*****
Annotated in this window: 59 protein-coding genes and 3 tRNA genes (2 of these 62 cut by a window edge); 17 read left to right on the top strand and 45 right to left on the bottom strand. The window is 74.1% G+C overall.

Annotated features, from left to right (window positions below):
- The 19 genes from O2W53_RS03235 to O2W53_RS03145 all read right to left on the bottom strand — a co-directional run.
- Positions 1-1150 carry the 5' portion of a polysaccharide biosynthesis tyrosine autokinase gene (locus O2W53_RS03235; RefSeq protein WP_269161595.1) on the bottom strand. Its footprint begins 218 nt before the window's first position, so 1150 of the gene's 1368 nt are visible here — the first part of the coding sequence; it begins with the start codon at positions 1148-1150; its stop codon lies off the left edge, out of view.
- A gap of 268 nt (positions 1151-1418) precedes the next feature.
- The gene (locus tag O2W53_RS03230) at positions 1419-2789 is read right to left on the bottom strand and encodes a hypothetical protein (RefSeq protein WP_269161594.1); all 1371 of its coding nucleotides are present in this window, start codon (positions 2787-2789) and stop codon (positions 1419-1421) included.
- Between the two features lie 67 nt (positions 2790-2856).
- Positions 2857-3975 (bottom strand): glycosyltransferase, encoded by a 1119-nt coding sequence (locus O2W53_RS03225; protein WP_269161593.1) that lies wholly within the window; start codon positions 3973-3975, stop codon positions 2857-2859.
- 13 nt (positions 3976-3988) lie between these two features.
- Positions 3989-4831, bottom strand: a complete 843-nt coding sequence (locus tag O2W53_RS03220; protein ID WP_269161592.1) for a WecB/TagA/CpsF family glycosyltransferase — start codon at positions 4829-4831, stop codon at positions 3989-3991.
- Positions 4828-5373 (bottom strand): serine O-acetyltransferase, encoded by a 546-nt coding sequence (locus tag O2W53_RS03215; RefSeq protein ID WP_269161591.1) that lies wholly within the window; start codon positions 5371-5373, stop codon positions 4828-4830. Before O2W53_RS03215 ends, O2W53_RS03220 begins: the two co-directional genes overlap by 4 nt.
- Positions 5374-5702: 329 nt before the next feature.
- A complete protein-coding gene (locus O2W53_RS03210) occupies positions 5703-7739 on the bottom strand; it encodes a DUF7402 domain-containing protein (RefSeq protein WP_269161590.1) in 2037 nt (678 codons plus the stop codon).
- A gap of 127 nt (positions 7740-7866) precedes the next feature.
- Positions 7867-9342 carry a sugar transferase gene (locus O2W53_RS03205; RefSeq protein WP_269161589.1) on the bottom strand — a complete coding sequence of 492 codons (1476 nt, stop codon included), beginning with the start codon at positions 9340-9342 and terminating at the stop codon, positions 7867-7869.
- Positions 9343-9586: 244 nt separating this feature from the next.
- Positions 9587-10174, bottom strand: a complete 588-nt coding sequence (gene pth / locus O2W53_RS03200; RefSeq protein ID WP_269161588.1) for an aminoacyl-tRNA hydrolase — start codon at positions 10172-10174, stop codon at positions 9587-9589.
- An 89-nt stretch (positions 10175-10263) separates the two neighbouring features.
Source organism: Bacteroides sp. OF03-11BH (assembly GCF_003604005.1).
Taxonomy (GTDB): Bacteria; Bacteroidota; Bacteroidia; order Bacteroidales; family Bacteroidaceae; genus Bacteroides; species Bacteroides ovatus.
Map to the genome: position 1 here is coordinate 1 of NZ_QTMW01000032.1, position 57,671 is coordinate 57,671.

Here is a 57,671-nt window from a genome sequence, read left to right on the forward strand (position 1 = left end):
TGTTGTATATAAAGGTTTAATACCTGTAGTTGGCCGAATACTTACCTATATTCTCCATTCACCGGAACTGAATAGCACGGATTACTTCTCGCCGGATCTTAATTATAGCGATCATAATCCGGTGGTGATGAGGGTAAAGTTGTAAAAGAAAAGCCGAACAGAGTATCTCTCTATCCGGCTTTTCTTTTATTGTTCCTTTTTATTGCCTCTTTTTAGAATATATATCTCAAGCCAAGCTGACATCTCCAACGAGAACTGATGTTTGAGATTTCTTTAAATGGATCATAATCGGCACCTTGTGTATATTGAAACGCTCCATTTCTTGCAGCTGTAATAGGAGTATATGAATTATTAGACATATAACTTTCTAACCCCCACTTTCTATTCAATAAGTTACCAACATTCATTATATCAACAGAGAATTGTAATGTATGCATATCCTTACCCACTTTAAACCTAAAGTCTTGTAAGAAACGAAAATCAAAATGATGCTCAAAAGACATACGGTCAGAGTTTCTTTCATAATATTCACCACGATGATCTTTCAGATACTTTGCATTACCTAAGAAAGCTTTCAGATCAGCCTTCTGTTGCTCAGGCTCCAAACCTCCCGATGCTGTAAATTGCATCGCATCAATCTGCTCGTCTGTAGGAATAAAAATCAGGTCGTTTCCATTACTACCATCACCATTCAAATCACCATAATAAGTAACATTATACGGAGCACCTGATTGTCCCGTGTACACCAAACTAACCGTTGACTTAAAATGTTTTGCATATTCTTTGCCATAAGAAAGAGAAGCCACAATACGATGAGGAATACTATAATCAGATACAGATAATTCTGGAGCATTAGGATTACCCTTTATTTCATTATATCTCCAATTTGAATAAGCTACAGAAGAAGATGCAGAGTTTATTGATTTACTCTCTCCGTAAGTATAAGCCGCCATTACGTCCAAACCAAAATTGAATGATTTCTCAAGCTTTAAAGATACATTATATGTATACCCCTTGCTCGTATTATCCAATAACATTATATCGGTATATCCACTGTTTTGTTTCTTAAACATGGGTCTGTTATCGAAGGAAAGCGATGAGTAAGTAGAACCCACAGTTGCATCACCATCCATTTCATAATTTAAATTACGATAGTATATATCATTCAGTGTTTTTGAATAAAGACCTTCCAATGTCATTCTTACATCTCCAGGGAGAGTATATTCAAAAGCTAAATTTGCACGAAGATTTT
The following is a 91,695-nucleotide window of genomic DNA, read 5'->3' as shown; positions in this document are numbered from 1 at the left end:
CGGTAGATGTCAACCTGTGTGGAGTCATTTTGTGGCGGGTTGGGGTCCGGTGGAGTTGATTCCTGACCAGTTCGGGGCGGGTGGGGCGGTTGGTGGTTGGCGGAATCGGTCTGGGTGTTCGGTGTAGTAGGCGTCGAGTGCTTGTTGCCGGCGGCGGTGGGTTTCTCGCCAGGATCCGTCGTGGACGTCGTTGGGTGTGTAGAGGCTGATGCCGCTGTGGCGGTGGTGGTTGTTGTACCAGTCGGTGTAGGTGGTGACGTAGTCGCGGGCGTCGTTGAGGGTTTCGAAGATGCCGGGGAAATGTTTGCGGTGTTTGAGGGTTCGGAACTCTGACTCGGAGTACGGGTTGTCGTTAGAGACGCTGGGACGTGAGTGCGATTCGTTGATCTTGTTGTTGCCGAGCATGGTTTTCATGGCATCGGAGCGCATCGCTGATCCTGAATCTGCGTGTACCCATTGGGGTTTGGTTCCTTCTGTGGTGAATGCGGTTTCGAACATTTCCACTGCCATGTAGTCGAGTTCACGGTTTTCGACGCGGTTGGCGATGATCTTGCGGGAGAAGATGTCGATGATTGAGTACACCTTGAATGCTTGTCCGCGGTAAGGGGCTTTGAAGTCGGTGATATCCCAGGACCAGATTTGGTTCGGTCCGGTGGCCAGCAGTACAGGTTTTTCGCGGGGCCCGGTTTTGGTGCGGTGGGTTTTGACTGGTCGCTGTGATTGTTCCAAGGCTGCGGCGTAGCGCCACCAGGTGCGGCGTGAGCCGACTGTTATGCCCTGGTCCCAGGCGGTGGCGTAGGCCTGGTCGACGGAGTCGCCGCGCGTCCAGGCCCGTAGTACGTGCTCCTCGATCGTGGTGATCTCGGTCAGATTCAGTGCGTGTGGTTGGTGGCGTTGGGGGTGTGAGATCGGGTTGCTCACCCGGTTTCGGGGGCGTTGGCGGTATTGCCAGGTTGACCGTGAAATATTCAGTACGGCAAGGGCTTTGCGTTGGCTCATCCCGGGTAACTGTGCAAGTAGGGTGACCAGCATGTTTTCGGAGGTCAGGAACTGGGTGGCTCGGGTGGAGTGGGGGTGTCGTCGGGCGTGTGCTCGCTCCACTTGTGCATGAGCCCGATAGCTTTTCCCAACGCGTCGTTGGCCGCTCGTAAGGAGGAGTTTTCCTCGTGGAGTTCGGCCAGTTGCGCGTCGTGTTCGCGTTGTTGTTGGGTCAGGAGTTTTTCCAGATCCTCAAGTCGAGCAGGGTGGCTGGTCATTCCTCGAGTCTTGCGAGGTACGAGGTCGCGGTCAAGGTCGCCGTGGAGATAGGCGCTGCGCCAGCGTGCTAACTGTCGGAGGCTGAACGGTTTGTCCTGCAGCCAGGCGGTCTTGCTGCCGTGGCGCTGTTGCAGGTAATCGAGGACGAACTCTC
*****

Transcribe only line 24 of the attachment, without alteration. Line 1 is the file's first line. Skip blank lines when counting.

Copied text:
The following is a 91,695-nucleotide window of genomic DNA, read 5'->3' as shown; positions in this document are numbered from 1 at the left end: